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Data is Dumb. Making Sense of it is Smart

Data is Dumb. Making Sense of it is Smart

Takeaways from the 2015 Gartner ITxpo

This week close to 10,000 CIOs and senior IT executives made the annual pilgrimage to Orlando’s Walt Disney World Resort for the 2015 Gartner Symposium/ITxpo. While many were presumably eager to take a ride on Space Mountain, the majority of attendees were there to learn how to ride the new wave of innovation that is vital for today’s technology leaders.

The conference kicked off Oct. 4 and runs through Oct. 8. During those five days, Gartner is touching on a range of topics, from digital business to people-centric security. But the hottest topic always seems to be data. In the past, the chatter was about capturing and ingesting data. But this year, Gartner shared a bold statement that seemed to resonate with attendees: “Data is inherently dumb. It does not actually do anything unless you know how to use it.”

That’s one of the chief takeaways from this year’s event. Kicking off the 2015 show, Gartner SVP Peter Sondergaard said that the growing adoption of devices is creating billions of new relationships. However, these relationships are not being driven by data, but algorithms. “Algorithms are where the real value lies,” he explained. “Algorithms define action. Dynamic algorithms are the core of new customer interactions.”

Data is inherently dumb. It does not actually do anything unless you know how to use it.
Peter Sondergaard, SVP, Gartner

What Sondergaard is hinting at is that more than ever before, you need to understand how to use data in smart, progressive ways – not simply worry about bringing in data because you can. Big data must be put into perspective. It’s a sentiment that was echoed during Dr. Anthony Scriffignano’s afternoon speaking engagement yesterday. Dun & Bradstreet’s Chief Data Scientist addressed a jam-packed room of attendees and explained that turning data into real business insights takes a methodical approach. And like the algorithms Sondergaard mentioned, Scriffignano said we must employ a systematic process to create clarity from chaos and that will ultimately be driven by collaboration across the enterprise.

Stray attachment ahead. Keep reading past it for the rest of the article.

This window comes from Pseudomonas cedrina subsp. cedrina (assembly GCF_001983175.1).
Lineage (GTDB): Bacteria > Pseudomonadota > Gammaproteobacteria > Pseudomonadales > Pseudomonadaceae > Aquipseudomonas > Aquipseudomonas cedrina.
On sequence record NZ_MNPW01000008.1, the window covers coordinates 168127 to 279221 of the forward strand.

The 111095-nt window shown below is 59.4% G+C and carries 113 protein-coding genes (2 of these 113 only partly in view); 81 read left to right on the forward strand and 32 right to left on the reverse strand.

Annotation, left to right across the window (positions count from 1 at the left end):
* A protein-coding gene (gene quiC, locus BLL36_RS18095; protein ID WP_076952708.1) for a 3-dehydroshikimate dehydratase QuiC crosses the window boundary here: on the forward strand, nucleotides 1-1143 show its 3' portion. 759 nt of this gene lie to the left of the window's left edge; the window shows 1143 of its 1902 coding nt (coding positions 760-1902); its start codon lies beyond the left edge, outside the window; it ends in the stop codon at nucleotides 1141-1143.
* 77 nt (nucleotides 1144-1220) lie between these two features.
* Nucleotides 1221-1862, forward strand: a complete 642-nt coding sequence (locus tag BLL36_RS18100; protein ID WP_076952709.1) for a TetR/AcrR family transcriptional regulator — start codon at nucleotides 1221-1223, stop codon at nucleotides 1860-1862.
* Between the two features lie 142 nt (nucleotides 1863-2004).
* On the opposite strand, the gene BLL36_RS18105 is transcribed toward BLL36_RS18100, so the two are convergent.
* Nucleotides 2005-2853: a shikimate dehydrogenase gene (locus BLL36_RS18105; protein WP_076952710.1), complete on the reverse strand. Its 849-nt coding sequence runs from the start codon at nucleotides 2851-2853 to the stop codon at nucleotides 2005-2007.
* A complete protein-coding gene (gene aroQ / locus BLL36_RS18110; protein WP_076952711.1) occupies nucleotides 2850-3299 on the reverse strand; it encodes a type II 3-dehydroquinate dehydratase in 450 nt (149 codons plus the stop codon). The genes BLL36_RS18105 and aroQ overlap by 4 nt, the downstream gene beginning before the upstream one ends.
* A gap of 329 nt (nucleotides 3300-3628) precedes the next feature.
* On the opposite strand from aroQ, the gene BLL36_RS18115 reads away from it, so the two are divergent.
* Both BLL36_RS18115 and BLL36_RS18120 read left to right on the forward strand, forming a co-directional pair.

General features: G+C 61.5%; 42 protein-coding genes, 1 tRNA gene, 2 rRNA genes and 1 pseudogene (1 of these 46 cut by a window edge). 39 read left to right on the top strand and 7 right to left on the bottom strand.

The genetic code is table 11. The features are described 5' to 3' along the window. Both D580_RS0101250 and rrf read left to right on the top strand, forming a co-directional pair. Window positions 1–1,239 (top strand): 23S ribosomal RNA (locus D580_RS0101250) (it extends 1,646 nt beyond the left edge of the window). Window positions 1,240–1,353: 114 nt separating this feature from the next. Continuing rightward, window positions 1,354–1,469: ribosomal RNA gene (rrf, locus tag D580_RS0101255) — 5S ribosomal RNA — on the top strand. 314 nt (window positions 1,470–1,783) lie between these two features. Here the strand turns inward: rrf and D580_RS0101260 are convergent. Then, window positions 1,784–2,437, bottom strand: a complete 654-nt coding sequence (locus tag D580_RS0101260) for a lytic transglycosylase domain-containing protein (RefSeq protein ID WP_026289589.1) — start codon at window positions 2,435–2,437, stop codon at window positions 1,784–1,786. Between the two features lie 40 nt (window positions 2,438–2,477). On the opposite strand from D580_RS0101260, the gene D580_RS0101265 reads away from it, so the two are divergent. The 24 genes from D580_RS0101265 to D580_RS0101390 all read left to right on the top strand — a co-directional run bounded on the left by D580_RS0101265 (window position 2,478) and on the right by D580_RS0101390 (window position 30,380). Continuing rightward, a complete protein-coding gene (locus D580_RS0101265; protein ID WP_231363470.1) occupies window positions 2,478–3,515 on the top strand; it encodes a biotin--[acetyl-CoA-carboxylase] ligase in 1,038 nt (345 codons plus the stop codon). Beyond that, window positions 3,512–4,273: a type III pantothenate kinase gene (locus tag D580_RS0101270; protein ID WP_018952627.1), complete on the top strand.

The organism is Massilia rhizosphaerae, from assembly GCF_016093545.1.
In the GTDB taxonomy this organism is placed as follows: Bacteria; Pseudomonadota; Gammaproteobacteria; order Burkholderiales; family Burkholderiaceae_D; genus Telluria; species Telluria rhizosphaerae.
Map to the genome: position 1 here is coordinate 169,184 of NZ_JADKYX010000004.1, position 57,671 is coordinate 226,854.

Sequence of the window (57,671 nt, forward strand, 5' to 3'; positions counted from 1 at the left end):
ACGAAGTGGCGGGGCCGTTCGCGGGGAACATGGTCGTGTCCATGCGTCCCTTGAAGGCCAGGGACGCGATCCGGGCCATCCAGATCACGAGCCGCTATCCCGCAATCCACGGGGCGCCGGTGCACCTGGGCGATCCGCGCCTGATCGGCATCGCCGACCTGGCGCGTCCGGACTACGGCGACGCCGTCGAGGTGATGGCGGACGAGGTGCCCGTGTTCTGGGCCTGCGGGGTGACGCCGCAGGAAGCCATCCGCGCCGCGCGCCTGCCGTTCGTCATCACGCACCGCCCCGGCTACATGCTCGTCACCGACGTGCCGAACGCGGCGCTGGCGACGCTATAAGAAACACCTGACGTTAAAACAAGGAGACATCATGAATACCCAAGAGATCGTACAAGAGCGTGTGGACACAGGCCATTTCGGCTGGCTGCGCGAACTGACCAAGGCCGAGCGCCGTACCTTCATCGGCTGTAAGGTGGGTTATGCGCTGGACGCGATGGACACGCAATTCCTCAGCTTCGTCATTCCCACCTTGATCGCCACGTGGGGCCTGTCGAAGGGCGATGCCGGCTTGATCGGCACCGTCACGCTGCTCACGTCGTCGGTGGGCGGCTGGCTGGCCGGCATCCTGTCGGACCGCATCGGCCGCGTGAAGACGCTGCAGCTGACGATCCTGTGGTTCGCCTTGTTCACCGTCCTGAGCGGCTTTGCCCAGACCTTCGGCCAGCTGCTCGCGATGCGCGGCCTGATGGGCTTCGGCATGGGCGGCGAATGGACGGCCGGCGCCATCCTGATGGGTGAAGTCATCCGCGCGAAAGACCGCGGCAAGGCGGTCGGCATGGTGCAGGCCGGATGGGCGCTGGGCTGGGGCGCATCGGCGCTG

In order to do this, you must break down data silos and connect disparate databases to form relationships. This is not an easy process, explained Scriffignano, but one that is imperative to extracting real value out of data.

The combination of internal data with external sources enables a complete view of any business entity – therefore enabling companies to be better informed and make more insightful business decisions. This leads to the foundation of what Scriffignano called a Relationship Data Platform. While not an algorithm per say, it is how a company can align and manage disparate data sources, and it ties back to the theme of this year’s event: the need to invest in innovation.

During Scriffignano’s presentation, a graphic artist recorded the most pertinent thoughts from the session. As you’ll see above, the road to uncovering true business insights starts with identifying the right data and understanding how to capture, process, and analyze it. This is a meticulous process that involves matching, linking, appending data across the enterprise to create clarity from chaos.

“Each of you are the steward of your company’s infrastructure, and the applications that run across your organization,” Scriffignano said to the attendees in his session. “Often you don’t have complete control of all applications and databases, but one thing is certain: As technology leaders, you have the responsibility and opportunity to take the lead and break down the siloed thinking across the organization. An enterprise-wide strategy supports every business function, product line and geography and provides the company the greatest opportunity for growth.”

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